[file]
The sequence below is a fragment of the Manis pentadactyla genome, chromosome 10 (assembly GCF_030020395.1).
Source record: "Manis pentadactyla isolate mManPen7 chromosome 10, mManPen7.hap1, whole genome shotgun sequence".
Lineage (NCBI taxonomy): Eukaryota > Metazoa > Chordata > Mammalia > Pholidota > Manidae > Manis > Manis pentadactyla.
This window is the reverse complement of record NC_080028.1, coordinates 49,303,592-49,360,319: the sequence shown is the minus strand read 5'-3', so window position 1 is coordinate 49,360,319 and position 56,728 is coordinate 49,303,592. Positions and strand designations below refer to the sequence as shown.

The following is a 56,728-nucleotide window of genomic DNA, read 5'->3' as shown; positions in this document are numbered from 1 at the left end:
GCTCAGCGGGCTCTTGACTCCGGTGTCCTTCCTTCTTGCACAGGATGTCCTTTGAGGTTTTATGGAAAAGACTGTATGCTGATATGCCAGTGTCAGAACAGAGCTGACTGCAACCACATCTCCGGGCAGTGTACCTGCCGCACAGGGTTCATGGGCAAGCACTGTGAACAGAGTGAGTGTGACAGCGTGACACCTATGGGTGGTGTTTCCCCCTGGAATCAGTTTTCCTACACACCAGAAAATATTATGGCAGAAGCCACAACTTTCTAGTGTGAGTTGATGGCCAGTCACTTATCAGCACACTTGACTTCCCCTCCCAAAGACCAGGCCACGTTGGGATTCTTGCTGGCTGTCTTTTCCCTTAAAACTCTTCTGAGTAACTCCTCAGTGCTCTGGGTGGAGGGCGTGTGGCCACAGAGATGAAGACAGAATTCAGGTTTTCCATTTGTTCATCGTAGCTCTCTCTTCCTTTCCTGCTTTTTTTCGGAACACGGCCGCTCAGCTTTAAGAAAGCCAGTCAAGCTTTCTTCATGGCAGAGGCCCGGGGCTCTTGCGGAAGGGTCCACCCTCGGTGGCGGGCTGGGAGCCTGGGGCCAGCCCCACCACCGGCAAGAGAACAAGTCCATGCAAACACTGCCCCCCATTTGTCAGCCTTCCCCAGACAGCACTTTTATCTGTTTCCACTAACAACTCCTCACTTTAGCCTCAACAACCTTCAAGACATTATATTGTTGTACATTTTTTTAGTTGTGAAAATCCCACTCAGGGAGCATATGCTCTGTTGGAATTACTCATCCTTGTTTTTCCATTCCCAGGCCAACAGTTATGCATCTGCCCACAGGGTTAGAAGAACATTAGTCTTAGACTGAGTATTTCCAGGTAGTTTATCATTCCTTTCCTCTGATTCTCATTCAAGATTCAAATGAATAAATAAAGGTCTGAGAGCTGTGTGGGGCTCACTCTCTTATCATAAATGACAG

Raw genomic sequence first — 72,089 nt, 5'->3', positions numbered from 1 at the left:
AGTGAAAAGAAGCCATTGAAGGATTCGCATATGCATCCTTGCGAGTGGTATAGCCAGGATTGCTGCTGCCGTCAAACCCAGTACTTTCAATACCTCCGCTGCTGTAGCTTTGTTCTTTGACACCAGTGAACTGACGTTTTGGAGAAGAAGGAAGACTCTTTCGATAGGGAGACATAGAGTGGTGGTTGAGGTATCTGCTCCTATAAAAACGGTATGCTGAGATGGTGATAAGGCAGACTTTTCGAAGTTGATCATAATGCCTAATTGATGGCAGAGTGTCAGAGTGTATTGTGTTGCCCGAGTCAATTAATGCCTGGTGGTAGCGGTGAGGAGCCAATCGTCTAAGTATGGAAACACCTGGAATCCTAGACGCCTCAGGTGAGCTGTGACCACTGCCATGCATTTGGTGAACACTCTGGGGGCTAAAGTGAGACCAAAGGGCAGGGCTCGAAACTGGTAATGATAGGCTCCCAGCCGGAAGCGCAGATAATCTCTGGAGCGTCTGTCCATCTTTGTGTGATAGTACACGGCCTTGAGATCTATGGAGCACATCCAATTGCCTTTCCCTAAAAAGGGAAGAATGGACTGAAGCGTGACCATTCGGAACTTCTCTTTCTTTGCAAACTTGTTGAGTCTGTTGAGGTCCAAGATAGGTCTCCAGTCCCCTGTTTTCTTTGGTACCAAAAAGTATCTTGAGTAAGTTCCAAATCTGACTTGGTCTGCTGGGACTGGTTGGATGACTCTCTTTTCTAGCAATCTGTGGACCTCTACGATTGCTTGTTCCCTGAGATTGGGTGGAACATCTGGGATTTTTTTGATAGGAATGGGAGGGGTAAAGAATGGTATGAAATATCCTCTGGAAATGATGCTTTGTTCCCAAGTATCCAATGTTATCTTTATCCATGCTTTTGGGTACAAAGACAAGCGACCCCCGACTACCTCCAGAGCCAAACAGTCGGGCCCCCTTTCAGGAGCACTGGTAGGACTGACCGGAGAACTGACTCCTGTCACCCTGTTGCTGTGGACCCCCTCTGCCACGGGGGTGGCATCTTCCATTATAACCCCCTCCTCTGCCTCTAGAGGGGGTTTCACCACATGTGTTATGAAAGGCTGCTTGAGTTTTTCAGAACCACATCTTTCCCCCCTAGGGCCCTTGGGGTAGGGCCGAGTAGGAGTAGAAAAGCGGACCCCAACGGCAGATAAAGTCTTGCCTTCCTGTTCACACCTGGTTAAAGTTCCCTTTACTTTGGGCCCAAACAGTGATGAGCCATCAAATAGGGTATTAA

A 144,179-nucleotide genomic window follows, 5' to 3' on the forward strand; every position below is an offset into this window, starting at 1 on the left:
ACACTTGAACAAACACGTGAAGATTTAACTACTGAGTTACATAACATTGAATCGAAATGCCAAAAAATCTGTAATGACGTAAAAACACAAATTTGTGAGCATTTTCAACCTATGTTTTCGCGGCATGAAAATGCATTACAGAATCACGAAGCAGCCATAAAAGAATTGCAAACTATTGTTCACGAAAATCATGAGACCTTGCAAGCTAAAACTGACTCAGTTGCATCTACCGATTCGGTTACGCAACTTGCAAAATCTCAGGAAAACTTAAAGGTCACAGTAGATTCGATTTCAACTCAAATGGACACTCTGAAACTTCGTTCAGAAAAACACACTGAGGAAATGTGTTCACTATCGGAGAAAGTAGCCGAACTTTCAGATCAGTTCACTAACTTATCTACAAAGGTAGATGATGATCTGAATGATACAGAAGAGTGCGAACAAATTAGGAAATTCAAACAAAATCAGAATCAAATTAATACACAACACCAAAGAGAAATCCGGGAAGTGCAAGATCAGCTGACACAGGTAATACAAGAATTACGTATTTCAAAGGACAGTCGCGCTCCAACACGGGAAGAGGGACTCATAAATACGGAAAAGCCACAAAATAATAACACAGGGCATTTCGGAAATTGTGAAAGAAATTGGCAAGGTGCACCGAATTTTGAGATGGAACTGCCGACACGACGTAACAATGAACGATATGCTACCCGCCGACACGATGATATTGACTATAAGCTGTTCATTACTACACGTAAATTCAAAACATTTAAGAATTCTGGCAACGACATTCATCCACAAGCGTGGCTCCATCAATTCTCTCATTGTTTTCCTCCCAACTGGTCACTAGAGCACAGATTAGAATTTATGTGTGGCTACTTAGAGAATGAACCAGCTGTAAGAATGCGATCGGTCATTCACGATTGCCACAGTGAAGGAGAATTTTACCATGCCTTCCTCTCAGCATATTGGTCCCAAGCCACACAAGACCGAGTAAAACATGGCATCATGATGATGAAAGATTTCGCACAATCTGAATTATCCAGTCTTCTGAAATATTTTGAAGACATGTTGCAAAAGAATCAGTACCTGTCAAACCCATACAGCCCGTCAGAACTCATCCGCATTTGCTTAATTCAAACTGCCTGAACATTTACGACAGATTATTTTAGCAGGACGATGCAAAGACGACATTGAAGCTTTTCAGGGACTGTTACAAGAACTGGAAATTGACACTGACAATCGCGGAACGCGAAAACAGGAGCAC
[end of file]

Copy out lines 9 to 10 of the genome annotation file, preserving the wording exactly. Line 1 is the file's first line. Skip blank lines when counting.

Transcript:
A 144,179-nucleotide genomic window follows, 5' to 3' on the forward strand; every position below is an offset into this window, starting at 1 on the left:
ACACTTGAACAAACACGTGAAGATTTAACTACTGAGTTACATAACATTGAATCGAAATGCCAAAAAATCTGTAATGACGTAAAAACACAAATTTGTGAGCATTTTCAACCTATGTTTTCGCGGCATGAAAATGCATTACAGAATCACGAAGCAGCCATAAAAGAATTGCAAACTATTGTTCACGAAAATCATGAGACCTTGCAAGCTAAAACTGACTCAGTTGCATCTACCGATTCGGTTACGCAACTTGCAAAATCTCAGGAAAACTTAAAGGTCACAGTAGATTCGATTTCAACTCAAATGGACACTCTGAAACTTCGTTCAGAAAAACACACTGAGGAAATGTGTTCACTATCGGAGAAAGTAGCCGAACTTTCAGATCAGTTCACTAACTTATCTACAAAGGTAGATGATGATCTGAATGATACAGAAGAGTGCGAACAAATTAGGAAATTCAAACAAAATCAGAATCAAATTAATACACAACACCAAAGAGAAATCCGGGAAGTGCAAGATCAGCTGACACAGGTAATACAAGAATTACGTATTTCAAAGGACAGTCGCGCTCCAACACGGGAAGAGGGACTCATAAATACGGAAAAGCCACAAAATAATAACACAGGGCATTTCGGAAATTGTGAAAGAAATTGGCAAGGTGCACCGAATTTTGAGATGGAACTGCCGACACGACGTAACAATGAACGATATGCTACCCGCCGACACGATGATATTGACTATAAGCTGTTCATTACTACACGTAAATTCAAAACATTTAAGAATTCTGGCAACGACATTCATCCACAAGCGTGGCTCCATCAATTCTCTCATTGTTTTCCTCCCAACTGGTCACTAGAGCACAGATTAGAATTTATGTGTGGCTACTTAGAGAATGAACCAGCTGTAAGAATGCGATCGGTCATTCACGATTGCCACAGTGAAGGAGAATTTTACCATGCCTTCCTCTCAGCATATTGGTCCCAAGCCACACAAGACCGAGTAAAACATGGCATCATGATGATGAAAGATTTCGCACAATCTGAATTATCCAGTCTTCTGAAATATTTTGAAGACATGTTGCAAAAGAATCAGTACCTGTCAAACCCATACAGCCCGTCAGAACTCATCCGCATTTGCTTAATTCAAACTGCCTGAACATTTACGACAGATTATTTTAGCAGGACGATGCAAAGACGACATTGAAGCTTTTCAGGGACTGTTACAAGAACTGGAAATTGACACTGACAATCGCGGAACGCGAAAACAGGAGCAC